The idiom “playing possum” means pretending to be dead. The phrase is used in recognition of the behavior of the Virginia Opossum that does just that, plays dead as a defense mechanism. We often use the term “possum” colloquially for the opossum species that live here in North America, but in fact, the true “possums” are marsupials native to Australia.

39 Jacques ___, “Mon Oncle” filmmaker : TATI

Jacques Tati was a very famous filmmaker and comic actor in his homeland of France. Even though he only directed six feature-length movies, Tati is often cited by insiders as one of the greatest movie directors of all time.

Monsieur Hulot is a celebrated comedic character played by French actor Jacques Tati in several films in the fifties and sixties, including “Les Vacances de Monsieur Hulot” (1953) and “Mon Oncle” (1959). Rowan Atkinson draws on the antics of Monsieur Hulot when he plays his “Mr. Bean”.

40 Basic trick at a skatepark : OLLIE

An ollie is a skateboarding trick invented in 1976 by Alan “Ollie” Gelfand. Apparently it’s a way of lifting the board off the ground, while standing on it, without touching the board with one’s hands. Yeah, I could do that …

41 Eighth mo. : AUG

As the first Emperor of Rome, Octavian was given the name Caesar Augustus. The month of August, originally called “Sextilis” in Latin, was renamed in honor of Augustus.

42 Personification of evil : SATAN

Satan is the bringer of evil and temptation in the Abrahamic religions. The name “Satan” is Hebrew for “adversary”.

46 Novelist Hemingway : ERNEST

Ernest Hemingway moved around a lot. He was born in Illinois, and after leaving school headed to the Italian front during WWI. There he served as an ambulance driver, an experience he used as inspiration for “A Farewell to Arms”. He returned to the US after being seriously wounded, but a few years later moved to Paris where he worked as a foreign correspondent. He covered the Spanish War as a journalist, from Spain, using this experience for “For Whom the Bell Tolls”. During the thirties and forties he had two permanent residences, one in Key West, Florida and one in Cuba. In the late fifties he moved to Ketchum, Idaho, where he committed suicide in 1961.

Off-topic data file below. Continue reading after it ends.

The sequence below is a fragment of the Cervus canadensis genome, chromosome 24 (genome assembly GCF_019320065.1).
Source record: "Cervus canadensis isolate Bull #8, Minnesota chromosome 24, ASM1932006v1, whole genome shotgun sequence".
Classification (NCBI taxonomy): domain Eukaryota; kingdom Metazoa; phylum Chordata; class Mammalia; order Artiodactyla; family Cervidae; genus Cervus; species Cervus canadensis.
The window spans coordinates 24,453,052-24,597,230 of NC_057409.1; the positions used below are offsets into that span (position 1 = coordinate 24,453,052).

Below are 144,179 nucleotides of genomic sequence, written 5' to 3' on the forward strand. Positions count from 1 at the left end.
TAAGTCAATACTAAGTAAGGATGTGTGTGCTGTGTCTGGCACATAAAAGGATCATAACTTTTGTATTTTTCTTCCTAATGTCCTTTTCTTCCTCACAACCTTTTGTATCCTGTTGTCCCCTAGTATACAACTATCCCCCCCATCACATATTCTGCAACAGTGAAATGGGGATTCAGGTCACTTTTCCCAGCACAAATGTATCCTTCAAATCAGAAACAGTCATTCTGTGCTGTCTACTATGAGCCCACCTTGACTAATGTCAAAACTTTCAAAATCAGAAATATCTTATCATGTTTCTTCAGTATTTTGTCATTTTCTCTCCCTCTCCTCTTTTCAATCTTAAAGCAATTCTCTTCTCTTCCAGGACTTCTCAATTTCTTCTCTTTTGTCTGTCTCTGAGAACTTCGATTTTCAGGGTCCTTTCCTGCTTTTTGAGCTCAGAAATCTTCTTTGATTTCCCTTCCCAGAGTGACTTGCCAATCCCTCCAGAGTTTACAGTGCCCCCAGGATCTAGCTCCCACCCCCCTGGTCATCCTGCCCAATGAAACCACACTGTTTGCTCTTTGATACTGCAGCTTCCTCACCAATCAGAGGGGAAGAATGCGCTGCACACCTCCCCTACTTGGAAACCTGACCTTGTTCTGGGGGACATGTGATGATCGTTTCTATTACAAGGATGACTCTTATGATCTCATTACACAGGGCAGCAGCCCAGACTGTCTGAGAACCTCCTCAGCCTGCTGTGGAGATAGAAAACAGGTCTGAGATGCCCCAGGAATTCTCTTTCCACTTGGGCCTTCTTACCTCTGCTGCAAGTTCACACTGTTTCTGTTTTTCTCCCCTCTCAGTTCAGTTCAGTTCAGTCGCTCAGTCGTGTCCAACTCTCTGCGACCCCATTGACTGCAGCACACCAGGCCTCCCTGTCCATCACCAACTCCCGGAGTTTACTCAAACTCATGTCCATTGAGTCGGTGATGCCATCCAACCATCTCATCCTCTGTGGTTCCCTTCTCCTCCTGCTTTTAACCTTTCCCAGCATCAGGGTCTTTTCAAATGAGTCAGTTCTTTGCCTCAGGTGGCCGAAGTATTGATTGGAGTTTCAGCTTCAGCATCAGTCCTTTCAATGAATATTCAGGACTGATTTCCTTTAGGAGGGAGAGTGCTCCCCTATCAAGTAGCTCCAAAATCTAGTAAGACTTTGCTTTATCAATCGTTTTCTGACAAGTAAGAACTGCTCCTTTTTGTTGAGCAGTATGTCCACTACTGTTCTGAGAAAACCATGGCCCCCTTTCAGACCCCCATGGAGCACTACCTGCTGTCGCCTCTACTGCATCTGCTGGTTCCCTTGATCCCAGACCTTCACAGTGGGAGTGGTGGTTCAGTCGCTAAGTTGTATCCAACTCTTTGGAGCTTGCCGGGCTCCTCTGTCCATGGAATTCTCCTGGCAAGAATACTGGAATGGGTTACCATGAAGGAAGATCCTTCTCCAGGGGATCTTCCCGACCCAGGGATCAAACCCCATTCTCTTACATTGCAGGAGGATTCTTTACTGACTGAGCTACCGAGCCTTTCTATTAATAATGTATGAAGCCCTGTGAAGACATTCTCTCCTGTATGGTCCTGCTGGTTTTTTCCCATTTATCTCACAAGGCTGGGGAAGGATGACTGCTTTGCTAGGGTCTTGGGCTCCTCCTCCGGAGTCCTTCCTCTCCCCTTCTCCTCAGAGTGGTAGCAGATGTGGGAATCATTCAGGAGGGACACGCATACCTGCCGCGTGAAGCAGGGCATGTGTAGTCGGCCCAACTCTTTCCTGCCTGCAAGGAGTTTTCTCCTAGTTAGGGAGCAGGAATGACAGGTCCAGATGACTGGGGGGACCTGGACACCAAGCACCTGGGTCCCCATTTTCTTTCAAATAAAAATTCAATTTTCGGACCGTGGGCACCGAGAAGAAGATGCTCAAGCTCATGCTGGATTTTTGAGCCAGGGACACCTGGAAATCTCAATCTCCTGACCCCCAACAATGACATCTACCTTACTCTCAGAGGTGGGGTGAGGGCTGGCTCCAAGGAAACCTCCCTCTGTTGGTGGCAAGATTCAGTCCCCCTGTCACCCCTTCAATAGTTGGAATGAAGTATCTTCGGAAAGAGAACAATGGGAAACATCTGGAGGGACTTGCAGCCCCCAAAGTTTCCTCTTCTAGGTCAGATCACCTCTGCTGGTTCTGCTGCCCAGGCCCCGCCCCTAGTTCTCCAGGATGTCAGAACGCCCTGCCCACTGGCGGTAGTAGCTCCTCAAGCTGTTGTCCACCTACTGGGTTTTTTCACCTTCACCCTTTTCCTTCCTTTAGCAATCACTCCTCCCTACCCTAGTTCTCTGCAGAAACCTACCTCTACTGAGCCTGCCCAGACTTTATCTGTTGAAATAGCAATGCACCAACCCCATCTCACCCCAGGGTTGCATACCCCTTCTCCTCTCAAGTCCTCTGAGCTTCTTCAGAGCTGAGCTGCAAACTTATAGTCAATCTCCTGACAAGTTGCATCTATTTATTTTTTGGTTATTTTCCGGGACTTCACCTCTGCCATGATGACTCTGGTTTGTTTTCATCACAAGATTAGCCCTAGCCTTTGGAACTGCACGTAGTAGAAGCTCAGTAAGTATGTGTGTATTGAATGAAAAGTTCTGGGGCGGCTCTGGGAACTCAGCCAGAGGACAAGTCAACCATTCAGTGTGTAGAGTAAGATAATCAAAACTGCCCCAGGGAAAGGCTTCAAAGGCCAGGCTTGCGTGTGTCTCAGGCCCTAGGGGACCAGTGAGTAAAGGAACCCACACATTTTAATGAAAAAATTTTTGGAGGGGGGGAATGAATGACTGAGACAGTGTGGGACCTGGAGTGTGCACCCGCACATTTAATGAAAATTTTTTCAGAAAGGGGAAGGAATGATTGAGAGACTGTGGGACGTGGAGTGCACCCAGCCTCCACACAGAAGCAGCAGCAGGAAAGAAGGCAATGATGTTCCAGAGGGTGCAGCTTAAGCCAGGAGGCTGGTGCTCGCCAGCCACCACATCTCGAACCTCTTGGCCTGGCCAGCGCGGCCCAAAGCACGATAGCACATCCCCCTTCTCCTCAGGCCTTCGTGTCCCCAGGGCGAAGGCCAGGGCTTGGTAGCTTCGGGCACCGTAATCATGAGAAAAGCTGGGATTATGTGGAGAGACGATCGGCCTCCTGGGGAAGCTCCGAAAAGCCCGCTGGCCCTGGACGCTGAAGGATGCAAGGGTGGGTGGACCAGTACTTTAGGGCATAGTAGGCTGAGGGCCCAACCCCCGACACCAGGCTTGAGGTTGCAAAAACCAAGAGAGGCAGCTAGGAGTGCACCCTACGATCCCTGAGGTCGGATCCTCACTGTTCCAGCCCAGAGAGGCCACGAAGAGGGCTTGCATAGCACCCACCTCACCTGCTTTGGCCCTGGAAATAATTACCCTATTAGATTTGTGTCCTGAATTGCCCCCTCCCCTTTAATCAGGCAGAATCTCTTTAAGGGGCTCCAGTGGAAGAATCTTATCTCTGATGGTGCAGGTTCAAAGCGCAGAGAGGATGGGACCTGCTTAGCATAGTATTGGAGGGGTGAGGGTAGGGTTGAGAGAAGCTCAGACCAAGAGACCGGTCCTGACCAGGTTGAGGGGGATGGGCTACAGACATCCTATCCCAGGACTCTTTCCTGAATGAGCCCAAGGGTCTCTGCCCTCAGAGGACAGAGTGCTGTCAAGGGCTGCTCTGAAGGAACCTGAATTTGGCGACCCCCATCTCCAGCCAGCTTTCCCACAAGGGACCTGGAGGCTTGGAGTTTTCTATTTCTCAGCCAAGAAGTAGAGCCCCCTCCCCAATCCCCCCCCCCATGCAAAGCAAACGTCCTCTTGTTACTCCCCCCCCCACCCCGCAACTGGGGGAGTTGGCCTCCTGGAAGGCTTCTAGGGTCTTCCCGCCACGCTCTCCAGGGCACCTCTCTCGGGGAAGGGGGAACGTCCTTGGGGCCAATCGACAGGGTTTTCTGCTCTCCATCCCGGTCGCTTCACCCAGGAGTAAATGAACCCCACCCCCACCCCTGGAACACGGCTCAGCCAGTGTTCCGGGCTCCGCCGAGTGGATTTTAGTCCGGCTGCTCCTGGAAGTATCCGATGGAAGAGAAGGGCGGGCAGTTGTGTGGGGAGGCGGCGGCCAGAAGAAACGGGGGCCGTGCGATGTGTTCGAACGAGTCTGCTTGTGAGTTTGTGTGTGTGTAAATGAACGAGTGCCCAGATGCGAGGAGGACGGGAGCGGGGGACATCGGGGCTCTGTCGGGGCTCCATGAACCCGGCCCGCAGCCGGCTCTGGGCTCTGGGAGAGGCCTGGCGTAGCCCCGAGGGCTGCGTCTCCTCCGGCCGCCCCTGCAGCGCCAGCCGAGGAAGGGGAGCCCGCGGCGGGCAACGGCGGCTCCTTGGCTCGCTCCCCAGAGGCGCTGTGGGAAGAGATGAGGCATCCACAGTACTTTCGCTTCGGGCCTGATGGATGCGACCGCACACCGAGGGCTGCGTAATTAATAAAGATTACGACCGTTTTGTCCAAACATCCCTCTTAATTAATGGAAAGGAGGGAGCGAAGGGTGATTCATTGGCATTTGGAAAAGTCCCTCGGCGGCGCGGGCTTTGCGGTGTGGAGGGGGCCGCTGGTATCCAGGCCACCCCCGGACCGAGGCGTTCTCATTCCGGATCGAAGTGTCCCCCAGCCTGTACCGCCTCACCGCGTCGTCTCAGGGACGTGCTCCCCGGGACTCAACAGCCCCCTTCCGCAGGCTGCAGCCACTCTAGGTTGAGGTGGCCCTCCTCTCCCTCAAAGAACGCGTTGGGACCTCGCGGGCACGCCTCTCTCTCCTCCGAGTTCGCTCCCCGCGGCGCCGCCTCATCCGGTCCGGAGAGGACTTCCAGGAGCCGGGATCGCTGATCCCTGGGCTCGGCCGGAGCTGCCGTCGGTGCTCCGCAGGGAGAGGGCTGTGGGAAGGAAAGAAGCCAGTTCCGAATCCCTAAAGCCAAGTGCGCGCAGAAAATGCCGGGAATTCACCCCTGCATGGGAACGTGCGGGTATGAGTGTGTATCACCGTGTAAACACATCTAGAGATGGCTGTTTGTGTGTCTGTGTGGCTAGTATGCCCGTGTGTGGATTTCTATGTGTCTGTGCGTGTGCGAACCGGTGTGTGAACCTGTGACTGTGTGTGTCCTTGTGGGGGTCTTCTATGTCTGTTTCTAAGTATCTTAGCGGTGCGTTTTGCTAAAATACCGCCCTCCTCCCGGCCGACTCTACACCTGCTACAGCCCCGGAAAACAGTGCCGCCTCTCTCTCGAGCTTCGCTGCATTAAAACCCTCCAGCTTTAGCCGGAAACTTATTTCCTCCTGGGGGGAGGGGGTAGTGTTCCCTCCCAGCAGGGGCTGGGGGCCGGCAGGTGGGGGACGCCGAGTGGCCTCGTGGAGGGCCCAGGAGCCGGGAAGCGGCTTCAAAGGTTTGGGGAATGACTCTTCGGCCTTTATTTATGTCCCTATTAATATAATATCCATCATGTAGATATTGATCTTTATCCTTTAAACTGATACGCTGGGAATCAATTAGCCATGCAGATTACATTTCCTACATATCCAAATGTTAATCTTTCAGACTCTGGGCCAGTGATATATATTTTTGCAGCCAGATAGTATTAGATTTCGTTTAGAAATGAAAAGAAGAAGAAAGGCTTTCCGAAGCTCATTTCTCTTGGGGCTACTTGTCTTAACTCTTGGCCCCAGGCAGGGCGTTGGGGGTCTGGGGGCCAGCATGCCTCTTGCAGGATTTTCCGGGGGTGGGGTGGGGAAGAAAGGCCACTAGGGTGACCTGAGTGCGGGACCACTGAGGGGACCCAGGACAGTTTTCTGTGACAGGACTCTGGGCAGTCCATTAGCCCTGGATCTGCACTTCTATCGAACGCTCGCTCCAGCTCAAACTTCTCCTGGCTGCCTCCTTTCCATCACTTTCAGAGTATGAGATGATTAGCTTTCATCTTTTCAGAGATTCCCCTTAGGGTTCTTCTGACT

48 “___ out!” (ump’s shout) : YER

Back in the 15th century, “an umpire” was referred to as “a noumpere”, which was misheard and hence causing the dropping of the initial letter N. The term “noumpere” came from Old French “nonper” meaning “not even, odd number”. The idea was that the original umpire was a third person called on to arbitrate between two, providing that “odd number” needed to decide the dispute.

49 P, to Plato : RHO

Rho is the Greek letter that looks just like our Roman letter “p”, although it is equivalent to the Roman letter R. It is the 17th letter in the Greek alphabet.

Plato was a Greek philosopher and mathematician. He was a student of the equally famous and respected Socrates, and Plato in turn was the teacher and mentor of the celebrated Aristotle.

50 Its motto is “All the News That’s Fit to Print,” in brief : NYT

“The New York Times” (NYT) has been published since 1851, and is sometimes referred to as “the Gray Lady”. These days a viable alternative to buying the paper is to read the news online. NYTimes.com is the most popular online newspaper website in the country.